These days the terms in contracts regarding open source are much more nuanced to manage risk.
There can be a preapproved list of open source and uses, and I'd say more often than not customary warranties of compliance and indemnities do not explicitly exclude open source software, but it really depends on the parties on the deal and, and you know, depends on what's appropriate for the parties at the time. We are also seeing more open source-specific contractual provisions come into play. For instance, an obligation for the provider to provide information rights (e.g. what open source packages are used, what versions, how they're used) and that is very important many times to facilitate the clients being able to comply with open source licenses that are relevant. We talk to the customer and the provider as clients and look for what's appropriate in a given deal.
It's not always the case. We've seen some pretty creative practical approaches to deal with open source issues. For example, we had a client that was trying to sell a software package that included copyleft open source, and, in order to avoid an argument that our client distributed the copyleft code and, with it, all the integrated proprietary code, our client persuaded the buyer that it was in the interest of both parties for our clients to transfer only the proprietary system code and let the buyer itself download the open source copyleft code and rebuild the product. Doing that also avoided an automatic grant of a patent license. There was skepticism at first, but, when people understood the open source issues at hand, they were very in favor of a creative way to avoid them.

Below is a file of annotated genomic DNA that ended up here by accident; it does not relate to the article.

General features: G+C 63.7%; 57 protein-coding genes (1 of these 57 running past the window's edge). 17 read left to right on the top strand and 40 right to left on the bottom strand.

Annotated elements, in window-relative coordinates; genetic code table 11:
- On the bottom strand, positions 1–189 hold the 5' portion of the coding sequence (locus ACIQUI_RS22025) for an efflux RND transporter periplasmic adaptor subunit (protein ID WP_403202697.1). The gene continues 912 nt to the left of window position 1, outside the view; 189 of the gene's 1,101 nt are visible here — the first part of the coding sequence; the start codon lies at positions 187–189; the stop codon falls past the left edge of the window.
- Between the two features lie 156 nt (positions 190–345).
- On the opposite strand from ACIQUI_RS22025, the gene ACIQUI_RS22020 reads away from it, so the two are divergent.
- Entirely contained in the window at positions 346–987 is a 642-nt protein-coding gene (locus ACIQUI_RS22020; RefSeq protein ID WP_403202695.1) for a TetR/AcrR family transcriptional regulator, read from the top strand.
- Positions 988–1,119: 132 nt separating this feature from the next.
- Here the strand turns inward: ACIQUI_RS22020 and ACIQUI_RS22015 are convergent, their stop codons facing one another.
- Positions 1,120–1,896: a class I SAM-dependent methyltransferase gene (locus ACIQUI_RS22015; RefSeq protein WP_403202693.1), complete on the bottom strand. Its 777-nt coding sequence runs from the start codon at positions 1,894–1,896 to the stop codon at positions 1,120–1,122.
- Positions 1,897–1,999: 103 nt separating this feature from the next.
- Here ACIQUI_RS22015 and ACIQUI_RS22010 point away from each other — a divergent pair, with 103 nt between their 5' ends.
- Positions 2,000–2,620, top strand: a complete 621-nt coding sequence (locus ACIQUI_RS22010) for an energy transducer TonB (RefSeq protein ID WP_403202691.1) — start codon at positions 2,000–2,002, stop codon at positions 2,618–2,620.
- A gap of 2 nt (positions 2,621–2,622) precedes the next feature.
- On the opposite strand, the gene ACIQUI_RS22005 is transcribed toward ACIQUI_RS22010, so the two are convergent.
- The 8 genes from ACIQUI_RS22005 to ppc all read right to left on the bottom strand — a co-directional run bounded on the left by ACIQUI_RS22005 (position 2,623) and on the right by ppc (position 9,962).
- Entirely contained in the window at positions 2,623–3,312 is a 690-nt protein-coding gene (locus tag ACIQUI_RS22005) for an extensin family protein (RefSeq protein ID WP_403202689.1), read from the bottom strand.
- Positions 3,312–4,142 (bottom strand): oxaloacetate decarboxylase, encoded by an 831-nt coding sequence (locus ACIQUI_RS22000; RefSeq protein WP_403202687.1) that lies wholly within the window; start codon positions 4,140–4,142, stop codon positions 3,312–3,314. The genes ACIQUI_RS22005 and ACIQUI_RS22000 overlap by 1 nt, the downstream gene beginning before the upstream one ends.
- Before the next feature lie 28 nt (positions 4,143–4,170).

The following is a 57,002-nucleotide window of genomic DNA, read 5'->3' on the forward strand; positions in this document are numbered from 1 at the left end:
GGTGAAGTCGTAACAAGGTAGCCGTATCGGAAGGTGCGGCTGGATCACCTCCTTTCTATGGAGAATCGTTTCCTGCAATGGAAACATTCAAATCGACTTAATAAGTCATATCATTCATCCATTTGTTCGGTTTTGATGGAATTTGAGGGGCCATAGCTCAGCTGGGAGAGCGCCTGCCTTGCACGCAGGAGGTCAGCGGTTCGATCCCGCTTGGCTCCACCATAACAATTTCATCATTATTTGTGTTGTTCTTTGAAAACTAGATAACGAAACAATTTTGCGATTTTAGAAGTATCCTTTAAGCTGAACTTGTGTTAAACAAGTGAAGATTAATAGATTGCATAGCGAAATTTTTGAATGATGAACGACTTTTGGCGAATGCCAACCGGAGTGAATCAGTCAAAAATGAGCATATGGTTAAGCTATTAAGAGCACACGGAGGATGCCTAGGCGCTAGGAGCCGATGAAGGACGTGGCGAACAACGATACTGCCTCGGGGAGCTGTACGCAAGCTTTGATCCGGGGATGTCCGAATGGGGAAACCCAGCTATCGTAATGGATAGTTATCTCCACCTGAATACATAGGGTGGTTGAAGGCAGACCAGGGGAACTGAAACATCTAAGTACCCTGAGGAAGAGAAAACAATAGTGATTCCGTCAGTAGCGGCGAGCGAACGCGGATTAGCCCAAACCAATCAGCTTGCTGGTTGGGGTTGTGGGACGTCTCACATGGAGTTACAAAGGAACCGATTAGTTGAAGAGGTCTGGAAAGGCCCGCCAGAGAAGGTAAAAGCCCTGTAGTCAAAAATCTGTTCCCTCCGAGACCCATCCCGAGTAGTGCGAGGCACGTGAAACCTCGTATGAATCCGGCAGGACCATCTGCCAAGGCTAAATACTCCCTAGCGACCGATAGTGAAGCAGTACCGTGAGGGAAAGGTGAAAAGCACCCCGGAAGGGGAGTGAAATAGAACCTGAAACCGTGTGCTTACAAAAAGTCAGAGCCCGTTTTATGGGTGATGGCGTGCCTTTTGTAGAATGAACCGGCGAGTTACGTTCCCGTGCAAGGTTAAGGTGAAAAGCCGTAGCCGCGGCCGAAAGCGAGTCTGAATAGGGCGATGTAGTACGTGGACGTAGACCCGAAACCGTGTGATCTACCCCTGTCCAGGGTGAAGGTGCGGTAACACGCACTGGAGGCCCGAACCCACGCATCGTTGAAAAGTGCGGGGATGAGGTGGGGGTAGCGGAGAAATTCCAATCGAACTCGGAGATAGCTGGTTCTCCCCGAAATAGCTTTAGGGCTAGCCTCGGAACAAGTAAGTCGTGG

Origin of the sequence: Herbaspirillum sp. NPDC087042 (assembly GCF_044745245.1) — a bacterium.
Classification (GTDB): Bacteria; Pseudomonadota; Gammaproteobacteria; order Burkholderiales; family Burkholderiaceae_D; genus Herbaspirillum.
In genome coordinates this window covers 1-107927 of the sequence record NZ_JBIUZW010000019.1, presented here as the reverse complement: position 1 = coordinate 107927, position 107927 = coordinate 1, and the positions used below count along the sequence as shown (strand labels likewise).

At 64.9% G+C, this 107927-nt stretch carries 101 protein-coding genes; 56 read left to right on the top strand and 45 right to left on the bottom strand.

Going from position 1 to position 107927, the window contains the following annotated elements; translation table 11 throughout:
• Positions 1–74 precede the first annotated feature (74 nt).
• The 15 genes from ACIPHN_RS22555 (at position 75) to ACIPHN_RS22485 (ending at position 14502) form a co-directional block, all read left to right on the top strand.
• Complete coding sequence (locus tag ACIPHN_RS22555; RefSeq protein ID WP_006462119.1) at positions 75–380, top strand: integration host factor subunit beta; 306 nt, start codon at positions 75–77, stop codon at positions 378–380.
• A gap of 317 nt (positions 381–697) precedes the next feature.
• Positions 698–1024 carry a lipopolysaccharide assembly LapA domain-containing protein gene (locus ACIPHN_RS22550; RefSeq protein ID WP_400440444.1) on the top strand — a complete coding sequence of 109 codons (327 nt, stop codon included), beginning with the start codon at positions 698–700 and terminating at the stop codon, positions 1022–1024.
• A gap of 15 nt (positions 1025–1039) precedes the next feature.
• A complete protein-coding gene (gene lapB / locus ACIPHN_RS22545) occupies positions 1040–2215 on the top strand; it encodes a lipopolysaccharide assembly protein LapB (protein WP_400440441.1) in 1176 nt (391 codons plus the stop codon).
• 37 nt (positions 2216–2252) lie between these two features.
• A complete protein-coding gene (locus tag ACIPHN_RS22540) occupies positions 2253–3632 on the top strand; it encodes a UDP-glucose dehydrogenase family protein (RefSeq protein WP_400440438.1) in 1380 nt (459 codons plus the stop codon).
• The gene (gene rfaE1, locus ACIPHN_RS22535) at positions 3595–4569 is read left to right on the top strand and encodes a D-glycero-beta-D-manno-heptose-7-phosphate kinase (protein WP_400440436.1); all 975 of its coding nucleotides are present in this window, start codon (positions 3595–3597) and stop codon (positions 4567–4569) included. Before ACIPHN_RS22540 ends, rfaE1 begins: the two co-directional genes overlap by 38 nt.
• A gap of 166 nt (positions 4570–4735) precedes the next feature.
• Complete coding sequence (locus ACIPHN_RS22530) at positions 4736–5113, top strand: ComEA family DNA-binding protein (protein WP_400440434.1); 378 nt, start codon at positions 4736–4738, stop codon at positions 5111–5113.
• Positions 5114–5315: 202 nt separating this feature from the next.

Then there's what is sometimes referred to as typosquatting. Here, a hacker downloads the code, injects malware into it, and puts it back on the internet for others to download, but with a slightly modified name to trick careless developers. So, for example, instead of a package called Julian.js it may be Jullian.js or julian.js. And of course, the hacker isn't just necessarily doing this once. It may create a multitude of packages with lookalike names to fool unsuspecting developers. This is a significant problem today, in part because we don't have the equivalent of an iTunes store for open source, where a central authority reviews and verifies what's available for download.